Stay sharp people, we are being taken for a ride.







Now, where did I leave my Speedos?


Sunday, April 20, 2008

Exactly who are the feminists representing?

Ok, so once again a small minority of moral guardians tells us what is good for us, despite the fact that no harm is being done to anyone.

According to today’s Indo, heated protests from about 70 staff and students over a qualifier for the Miss Ireland competition held in UCD, have ensured that the college will not hold any beauty contests in the future. Well hurrah for that. Among those involved in the protest was Ailbhe Smyth (described in the paper as a "lesbian feminist lecturer), who said that, "It was a sexist money-making exercise which should not have been fostered in a university setting. It was a disgrace and that's why we protested.”

Equality Studies Professor Kathleen Lynch added that, "It is not the job of a university to promote an event like this".

Hmmm...Perhaps it is not the job of a college lecturer to dictate what events the student body can and cannot hold. Look I'm sorry but this is nonsense and has been over blown in the extreme. If some girls want to go strut their stuff on a catwalk, and if people want to watch them (you mean men like looking at pretty girls, and girls like being pretty??! *gasp*), then they can fill their boots.

Presumably, the Equality Studies professor felt that having a beauty contest discriminated against those not so beautiful, and suggested that some people are more attractive than others. Well, guess what? Some people are more attractive than others. It is unfair, but that's life; go find something worthwhile to protest about.

When will some feminists (I’m not saying all, the term is horribly vague anyway) grasp the following notions?

  • People like pretty faces; people are judged on their looks all the time. It is just the way it is. Stopping a beauty pageant is not an effective way to up heave the system (as if that could be done, and as if that would necessarily be desirable).

  • Girls like to dress up nicely and look good - perhaps they are not exactly unwilling victims?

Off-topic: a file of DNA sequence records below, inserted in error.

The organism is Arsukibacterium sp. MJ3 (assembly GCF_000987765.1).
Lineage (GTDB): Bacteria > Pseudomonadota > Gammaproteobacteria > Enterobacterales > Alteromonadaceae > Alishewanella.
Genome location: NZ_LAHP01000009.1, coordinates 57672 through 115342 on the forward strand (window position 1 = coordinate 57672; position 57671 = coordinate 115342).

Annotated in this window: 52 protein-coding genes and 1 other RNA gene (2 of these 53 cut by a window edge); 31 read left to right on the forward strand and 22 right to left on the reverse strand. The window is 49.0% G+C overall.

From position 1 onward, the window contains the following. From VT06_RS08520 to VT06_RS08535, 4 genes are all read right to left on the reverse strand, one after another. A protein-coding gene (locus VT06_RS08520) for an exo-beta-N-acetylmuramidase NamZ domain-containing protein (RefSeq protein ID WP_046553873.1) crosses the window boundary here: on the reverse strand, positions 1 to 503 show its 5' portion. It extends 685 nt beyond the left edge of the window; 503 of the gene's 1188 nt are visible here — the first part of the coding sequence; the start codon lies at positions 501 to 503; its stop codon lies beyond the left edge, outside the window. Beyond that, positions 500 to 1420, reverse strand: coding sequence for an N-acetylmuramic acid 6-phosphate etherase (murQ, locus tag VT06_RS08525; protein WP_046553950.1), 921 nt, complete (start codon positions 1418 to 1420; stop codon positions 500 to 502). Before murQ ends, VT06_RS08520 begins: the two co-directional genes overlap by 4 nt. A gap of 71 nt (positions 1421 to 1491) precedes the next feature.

What is it to these protesters, if there are girls projecting themselves in such a way? I thought feminism was about a woman's choice. Did anyone ask the models involved if they felt they were being exploited? I suspect not. I don't see how these feminist reactionaries are upholding women's rights whatsoever.

If I was interested in such pointless and sanctimonious preaching, I'd turn on the box and tune in to Barney the self-righteous, purple dinosaur.

So this is how it comes to pass that 70 protesters decide what is acceptable for 26,000 students to watch. Does that make sense?
We often hear about rights for minorities, but often it is these voices which speak loudest.

And of course, one can never question the legitimacy of a special interest group's cause as they'll risk verbal onslaughts which pronounce on the naysayers the labels of bigot, sexist, racist etc.

Shouldn't the majority have the say on most (if not all) issues?
What about the majority’s rights?

Marginalised voices: I can think of no more laughable a term.

Saturday, April 19, 2008

Democracy – Is ours the best we can do?

Democracy, elections, voting; these are terms that many of us take for granted, and accept skeptically as the hollow sacred cows of Western society. While most of us accept the principals of our system, I think it’s fair to say that a lot of people see voting as a depressingly futile exercise.

The reasons for apathy among voters (and I think young people in particular) are as understandable as they are numerous.
The perception that nothing ever changes is not an irrational or unfounded one. As you are no doubt aware, we have had what has effectively been the same government in power for the last 10 years and we will probably have the same for five more.

To give a sense of the ever stagnant political roundabout which has persisted since the inception of the state, one only has to look over the past 70 years of Irish politics.
Most of this time has seen Fianna Fail as the party in power.

The typically frustrating cowardice of the political scene is bound to further disillusion any prospective voter. If a candidate takes a strong stance on any major issue, especially if it be controversial, he/she is sure to alienate some portion of the electorate.

Therefore, to avoid the shameful practice of actually taking a stance on anything, many politicians feel the need to offer endless rhetoric and platitudes in their manifestos rather than actual opinions.
This is what you and I call politician speak.

How often do you actually hear a public representative make known his/her stance on a difficult issue? Sometimes one would be forgiven for thinking it more likely to see George Bush and Osama Bin Laden chatting amicably down at your local, then to hear a straight answer from a politician.

I barely even blame them, they are people too and don’t want to lose their job as much as the next person. It is we after all, that vote into power habitual say-nothings and ineffectual baby kissers - of course that is not to say that all politicians are like this, some are quite competent at promoting adult-infant public relations.

Despite these annoyances, I do still believe it is worthwhile and important to use one’s vote to influence the democratic process. It’s the best hand out of a poor deck, but having rubbish cards means that at the very least you’re still in the game.